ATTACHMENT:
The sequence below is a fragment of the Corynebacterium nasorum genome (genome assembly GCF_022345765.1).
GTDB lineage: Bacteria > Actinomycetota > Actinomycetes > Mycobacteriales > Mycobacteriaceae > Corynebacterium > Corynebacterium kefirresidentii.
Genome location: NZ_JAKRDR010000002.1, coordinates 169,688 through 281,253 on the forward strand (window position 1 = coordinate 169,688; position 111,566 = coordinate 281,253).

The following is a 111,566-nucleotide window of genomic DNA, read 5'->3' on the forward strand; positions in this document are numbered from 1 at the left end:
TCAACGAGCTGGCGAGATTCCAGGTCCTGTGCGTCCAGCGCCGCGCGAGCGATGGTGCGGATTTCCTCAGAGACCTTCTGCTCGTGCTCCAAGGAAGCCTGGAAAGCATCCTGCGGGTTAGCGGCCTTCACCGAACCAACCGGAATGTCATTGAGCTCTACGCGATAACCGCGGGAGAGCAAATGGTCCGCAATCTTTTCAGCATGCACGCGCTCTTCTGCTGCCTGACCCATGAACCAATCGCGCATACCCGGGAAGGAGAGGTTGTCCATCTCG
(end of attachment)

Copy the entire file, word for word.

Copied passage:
The sequence below is a fragment of the Corynebacterium nasorum genome (genome assembly GCF_022345765.1).
GTDB lineage: Bacteria > Actinomycetota > Actinomycetes > Mycobacteriales > Mycobacteriaceae > Corynebacterium > Corynebacterium kefirresidentii.
Genome location: NZ_JAKRDR010000002.1, coordinates 169,688 through 281,253 on the forward strand (window position 1 = coordinate 169,688; position 111,566 = coordinate 281,253).

The following is a 111,566-nucleotide window of genomic DNA, read 5'->3' on the forward strand; positions in this document are numbered from 1 at the left end:
TCAACGAGCTGGCGAGATTCCAGGTCCTGTGCGTCCAGCGCCGCGCGAGCGATGGTGCGGATTTCCTCAGAGACCTTCTGCTCGTGCTCCAAGGAAGCCTGGAAAGCATCCTGCGGGTTAGCGGCCTTCACCGAACCAACCGGAATGTCATTGAGCTCTACGCGATAACCGCGGGAGAGCAAATGGTCCGCAATCTTTTCAGCATGCACGCGCTCTTCTGCTGCCTGACCCATGAACCAATCGCGCATACCCGGGAAGGAGAGGTTGTCCATCTCG